Uss Indianapolis Survivor Visits San Rafael Junior High
|War Veteran Woody James speaks at San Rafael Jr. High.|
On Feb. 7, Woody Eugene James, survivor of the USS Indianapolis, visited San Rafael Junior High School. Diane Butler, the school media specialist, had discovered the story of the sinking of the USS Indianapolis and that one of the survivors lived in Salt Lake City. Butler studied the account of the Indianapolis and contacted James. She wanted to put together a program and assembly for the students to learn more about the price of freedom.
James began his day at San Rafael at 8:30 a.m. with a showing of the documentary by the Discovery Channel about the USS Indianapolis. James was one of four survivors selected by the exploration team from Discovery Channel to go back to the Philippine Sea to look for the sunken ship. Although, the ship was not located on this attempt, there has been a renewed effort to try again and the Discovery Channel will resume the search some time this year.
The documentary dramatized the actual events of the torpedoes hitting the ship and the events of the next five days the sailors spent in the sea. A Japanese submarine torpedoed the Indy just after midnight on July 30, 1945 on her return from delivering the components of the atomic bomb that was to be dropped on Hiroshima by the Enola Gay.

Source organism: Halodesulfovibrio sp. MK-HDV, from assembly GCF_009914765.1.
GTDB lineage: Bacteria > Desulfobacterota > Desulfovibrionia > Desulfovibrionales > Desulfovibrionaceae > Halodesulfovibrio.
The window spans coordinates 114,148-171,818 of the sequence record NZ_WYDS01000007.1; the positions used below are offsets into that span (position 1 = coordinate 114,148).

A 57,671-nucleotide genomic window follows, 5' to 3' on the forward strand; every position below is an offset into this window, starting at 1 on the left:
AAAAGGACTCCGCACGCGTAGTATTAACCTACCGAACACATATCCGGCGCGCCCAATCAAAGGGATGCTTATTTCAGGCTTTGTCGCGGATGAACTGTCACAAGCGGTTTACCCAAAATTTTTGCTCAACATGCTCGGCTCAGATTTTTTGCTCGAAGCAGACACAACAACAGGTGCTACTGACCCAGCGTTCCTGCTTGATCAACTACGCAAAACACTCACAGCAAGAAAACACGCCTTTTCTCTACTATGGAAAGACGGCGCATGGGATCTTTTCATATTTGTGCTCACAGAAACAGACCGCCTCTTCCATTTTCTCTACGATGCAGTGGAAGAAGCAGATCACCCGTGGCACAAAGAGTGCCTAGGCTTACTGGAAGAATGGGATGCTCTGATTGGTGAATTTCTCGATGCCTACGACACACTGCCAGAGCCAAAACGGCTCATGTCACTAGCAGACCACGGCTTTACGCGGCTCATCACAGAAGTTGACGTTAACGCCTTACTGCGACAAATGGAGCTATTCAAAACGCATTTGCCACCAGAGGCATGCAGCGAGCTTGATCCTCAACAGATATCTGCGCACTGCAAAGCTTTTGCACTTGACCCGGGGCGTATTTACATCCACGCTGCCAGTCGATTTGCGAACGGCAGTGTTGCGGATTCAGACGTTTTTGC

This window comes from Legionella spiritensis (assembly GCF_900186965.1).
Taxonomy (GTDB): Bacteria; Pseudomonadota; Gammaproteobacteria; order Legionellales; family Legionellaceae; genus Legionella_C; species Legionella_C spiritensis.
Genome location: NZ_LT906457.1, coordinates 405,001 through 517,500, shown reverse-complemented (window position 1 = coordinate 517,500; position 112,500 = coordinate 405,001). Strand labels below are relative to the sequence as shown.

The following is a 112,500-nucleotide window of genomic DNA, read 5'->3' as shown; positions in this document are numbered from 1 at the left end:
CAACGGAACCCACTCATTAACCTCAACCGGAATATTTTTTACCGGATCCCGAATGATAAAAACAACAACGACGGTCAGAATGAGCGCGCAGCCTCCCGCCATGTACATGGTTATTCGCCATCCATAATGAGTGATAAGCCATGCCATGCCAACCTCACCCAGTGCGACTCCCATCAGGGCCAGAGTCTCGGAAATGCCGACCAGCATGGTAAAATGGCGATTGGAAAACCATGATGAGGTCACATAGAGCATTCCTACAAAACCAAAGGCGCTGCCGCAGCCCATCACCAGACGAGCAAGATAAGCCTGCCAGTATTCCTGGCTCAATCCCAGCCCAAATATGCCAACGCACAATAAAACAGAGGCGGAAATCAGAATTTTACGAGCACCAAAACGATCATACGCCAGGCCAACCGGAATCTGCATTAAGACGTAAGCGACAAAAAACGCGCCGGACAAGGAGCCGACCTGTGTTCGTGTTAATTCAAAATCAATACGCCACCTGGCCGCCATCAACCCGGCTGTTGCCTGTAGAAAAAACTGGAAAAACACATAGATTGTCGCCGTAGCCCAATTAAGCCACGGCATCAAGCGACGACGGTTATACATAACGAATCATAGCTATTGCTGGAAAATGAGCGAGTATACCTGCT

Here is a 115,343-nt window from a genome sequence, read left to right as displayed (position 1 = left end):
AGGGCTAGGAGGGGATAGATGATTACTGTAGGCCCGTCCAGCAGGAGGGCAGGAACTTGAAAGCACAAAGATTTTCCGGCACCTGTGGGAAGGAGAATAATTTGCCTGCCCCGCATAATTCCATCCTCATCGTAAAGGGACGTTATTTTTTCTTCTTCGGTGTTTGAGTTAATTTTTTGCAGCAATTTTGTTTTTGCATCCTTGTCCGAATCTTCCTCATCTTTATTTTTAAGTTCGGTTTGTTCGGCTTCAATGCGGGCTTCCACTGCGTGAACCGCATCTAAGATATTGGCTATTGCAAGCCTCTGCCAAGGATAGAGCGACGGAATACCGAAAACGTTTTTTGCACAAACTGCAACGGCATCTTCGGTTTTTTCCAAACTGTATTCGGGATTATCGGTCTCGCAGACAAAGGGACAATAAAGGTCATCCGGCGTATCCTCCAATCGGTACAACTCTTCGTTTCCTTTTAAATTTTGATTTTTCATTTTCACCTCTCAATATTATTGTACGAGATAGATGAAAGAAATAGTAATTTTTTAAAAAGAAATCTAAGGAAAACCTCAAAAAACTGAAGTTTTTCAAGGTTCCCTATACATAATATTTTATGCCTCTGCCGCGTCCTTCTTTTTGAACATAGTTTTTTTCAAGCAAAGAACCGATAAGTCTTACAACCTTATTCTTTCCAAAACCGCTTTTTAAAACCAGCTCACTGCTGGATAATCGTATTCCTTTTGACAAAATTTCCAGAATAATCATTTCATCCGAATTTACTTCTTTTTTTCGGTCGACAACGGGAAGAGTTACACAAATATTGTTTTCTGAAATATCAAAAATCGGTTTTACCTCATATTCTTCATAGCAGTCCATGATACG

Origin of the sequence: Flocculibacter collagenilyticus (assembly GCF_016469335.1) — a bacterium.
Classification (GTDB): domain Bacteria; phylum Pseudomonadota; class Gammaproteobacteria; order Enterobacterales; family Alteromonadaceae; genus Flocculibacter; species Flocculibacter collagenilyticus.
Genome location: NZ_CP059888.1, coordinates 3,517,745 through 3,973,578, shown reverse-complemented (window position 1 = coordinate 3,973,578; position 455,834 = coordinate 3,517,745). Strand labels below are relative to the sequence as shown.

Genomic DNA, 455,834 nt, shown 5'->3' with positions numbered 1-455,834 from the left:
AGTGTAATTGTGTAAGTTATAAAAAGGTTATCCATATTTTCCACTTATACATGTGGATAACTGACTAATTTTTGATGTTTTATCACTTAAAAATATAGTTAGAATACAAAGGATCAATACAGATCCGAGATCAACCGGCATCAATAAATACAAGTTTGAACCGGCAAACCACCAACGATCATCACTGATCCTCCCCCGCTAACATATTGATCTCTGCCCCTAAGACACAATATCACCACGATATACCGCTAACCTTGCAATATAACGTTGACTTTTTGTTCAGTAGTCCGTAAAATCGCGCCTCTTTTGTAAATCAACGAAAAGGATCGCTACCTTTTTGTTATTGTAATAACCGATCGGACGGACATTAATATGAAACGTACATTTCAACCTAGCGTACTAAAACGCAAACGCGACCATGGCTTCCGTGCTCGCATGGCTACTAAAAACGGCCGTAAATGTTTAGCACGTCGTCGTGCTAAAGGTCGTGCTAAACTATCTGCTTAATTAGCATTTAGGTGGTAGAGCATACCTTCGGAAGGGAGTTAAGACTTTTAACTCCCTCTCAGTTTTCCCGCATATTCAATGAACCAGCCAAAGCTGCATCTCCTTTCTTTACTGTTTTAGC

At 9:40 a.m., James began the first of three assemblies for the studentbody and the public. He recounted his story and expressed his feelings to the students. The students had previously viewed the documentary along with studying the book by Hunter Scott, Left for Dead. Scott is a Florida boy, who at the age of 11 had his curiosity piqued by the movie "Jaws," led the fight to exonerate the captain of the Indianapolis.
Several Emery County veterans, from a variety of service branches and conflicts, were on hand to listen to James' story.
At the end of each assembly, the audience was allowed to ask questions of James. When asked his age, James replied that he had recently celebrated his 39th birthday for the 41st time. Another student asked James what his life had been like since the ordeal. James explained that he had wandered around the country, trying to forget, for about a year when he finally settled in Salt Lake City in March of 1946. He has lived in Salt Lake, married and raised his family there.
As a final word to the students, James said, "We are a country of immigrants, remember always what has been done to make this country what it is. Don't forget the power of oneÃ¯Â¿Â½Hunter Scott for example. And don't ever, ever give up."